Four financial-hygiene habits to make from day one

At a glance

  • Securing customers and growing revenue is not enough to build your start-up – good financial management involves positive cash flow. Forecasting is important to make sure you have enough to pay your bills.
  • Put strong credit-control processes in place to avoid running into cash-flow problems and maintain the financial health of your company. Consider arranging to take an upfront payment of invoices.
  • Separating personal and business expenses is vital. Putting personal expenses through the business can create difficulties down the line and make your company less attractive to investors or potential buyers.

After your early-stage business has made some sales, it’s tempting to look at your bank balance and think you’re in a great position. But even with healthy customer numbers and revenue, in a small and growing company, things can get bumpy quickly if you don’t implement sound financial-management measures.

The key is to keep a continuous cash flow through those difficult early months and years until your business becomes more stable. Without such measures, many firms don’t make it to their third year.

Having good financial-management processes from day one will also make your company more attractive to potential investors and, ultimately, buyers.

Cash-flow forecasting

One reason SMEs fail around years two and three is that they grow too fast and over-trade. These firms don’t have too few customers, they have too many, and lack the cash to fulfil orders and buffer the gap between orders shipped and payments received.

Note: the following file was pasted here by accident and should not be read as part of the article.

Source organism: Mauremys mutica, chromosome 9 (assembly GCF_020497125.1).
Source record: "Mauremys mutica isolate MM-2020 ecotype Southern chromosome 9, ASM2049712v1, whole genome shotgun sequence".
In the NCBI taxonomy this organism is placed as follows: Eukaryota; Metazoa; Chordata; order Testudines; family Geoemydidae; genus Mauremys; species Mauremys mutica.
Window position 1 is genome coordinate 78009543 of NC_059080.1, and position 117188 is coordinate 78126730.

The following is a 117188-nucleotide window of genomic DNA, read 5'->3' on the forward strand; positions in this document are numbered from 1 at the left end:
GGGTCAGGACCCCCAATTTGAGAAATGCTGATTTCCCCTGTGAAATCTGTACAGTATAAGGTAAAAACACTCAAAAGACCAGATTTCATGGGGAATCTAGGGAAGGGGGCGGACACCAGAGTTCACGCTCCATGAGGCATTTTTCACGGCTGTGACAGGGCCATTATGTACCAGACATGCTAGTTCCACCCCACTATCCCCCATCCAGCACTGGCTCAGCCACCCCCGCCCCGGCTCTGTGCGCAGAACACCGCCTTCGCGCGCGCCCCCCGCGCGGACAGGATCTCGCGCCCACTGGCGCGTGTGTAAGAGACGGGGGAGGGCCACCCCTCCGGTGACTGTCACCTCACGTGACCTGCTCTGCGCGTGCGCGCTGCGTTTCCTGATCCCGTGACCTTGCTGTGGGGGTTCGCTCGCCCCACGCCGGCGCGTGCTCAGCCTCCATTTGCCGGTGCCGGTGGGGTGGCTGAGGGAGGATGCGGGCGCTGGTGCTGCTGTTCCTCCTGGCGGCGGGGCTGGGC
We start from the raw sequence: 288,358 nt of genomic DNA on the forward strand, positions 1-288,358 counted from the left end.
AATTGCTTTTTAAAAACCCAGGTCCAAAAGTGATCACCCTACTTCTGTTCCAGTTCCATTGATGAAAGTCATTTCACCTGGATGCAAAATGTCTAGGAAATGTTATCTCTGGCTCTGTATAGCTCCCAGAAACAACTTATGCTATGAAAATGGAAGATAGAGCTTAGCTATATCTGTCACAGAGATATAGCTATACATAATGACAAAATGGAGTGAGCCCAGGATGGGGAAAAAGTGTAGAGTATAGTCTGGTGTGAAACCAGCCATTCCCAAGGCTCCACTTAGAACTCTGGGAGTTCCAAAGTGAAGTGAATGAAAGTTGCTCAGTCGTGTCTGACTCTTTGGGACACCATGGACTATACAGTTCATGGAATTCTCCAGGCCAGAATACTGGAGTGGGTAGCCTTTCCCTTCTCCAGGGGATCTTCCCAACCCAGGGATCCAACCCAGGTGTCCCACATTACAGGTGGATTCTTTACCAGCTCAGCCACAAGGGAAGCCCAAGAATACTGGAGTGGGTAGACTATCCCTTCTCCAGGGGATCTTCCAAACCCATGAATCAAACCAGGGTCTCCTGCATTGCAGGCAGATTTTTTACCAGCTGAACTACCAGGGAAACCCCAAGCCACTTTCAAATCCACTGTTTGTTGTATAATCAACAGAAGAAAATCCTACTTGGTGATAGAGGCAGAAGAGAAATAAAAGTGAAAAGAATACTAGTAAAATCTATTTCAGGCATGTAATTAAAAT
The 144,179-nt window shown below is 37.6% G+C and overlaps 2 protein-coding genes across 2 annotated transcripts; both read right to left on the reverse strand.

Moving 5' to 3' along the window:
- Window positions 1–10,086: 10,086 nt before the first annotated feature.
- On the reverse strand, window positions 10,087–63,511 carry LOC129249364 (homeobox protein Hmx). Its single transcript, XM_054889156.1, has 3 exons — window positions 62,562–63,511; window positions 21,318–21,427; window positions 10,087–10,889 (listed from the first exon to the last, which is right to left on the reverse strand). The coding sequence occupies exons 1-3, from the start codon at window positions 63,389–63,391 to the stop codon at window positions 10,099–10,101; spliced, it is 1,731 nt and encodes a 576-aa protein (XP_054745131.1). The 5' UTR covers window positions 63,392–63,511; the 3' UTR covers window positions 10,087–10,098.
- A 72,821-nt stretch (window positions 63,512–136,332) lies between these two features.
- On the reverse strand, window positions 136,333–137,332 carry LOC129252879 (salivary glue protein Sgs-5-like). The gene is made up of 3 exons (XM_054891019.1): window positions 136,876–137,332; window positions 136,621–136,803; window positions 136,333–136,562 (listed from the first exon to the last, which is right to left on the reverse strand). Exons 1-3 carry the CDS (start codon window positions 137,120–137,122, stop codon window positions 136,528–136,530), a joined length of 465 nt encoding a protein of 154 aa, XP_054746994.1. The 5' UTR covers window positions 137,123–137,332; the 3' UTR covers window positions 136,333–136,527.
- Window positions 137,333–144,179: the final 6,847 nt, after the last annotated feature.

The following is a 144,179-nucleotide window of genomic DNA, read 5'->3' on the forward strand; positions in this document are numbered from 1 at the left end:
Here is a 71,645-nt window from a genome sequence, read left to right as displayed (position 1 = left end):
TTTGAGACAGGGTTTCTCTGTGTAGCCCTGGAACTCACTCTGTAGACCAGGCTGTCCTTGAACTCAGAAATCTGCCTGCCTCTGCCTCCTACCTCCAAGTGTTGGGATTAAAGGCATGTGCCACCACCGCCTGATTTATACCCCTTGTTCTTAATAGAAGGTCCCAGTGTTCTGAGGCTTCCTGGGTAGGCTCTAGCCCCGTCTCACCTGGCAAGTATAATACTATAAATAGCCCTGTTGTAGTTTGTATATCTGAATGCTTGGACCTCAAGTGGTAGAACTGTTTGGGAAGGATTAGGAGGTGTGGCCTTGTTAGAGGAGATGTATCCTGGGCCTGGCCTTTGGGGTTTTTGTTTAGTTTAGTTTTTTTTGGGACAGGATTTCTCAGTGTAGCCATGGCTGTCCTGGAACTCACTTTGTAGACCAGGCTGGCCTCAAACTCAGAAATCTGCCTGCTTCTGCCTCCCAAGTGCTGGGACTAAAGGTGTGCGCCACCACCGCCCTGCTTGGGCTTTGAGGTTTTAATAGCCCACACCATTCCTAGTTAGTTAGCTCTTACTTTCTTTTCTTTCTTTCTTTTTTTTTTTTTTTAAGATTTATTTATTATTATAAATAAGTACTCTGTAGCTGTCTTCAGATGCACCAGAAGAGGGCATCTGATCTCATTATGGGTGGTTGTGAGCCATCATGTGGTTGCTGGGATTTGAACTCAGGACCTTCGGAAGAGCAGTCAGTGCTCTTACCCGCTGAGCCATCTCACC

Andrew Shepperd, Director and Co-founder of Entrepreneurs Hub, says: “You can never have too much cash in a start-up, because usually you need more than you initially thought. Raise and save more than you think you need.”

Financial planning, cash-flow forecasting and budgeting are essential to avoid running out of cash, he says.

“Many [start-ups] fall into the trap of looking only at how much they have in the bank,” he says. “It’s healthy to monitor that, but also vital to track your impending liabilities – how much do you owe and when?”

Robust credit control

One of the biggest risks to start-ups is running out of cash while they wait for invoices to be paid. So, a key goal is to minimise days sales outstanding (DSO) – the time between shipping goods and receiving payment. You can do this in many ways, starting with prompt invoicing processes and a robust credit-collection function.

“Alongside prompt invoices, ensure you have the correct payment terms in place with customers, a credit-control team chasing down money, and control over your expenses,” says Andrew.

Try to work with signatories of the Prompt Payment Code, a voluntary commitment for businesses that’s administered by the Office of the Small Business Commissioner. You can also look to arrange with clients for a portion of the total invoice to be paid upfront and a staggered schedule for the remaining payments– especially for long-term or high-value transactions. And look at using different payment methods, such as credit cards, which enable you to get paid almost instantly.

The right cover

Having comprehensive business insurance may feel like added expense, but it’s a key part of building a financially resilient company. Consider protection such as credit insurance against potential bad debts, and key person policies to cover the impact if you lose senior personnel.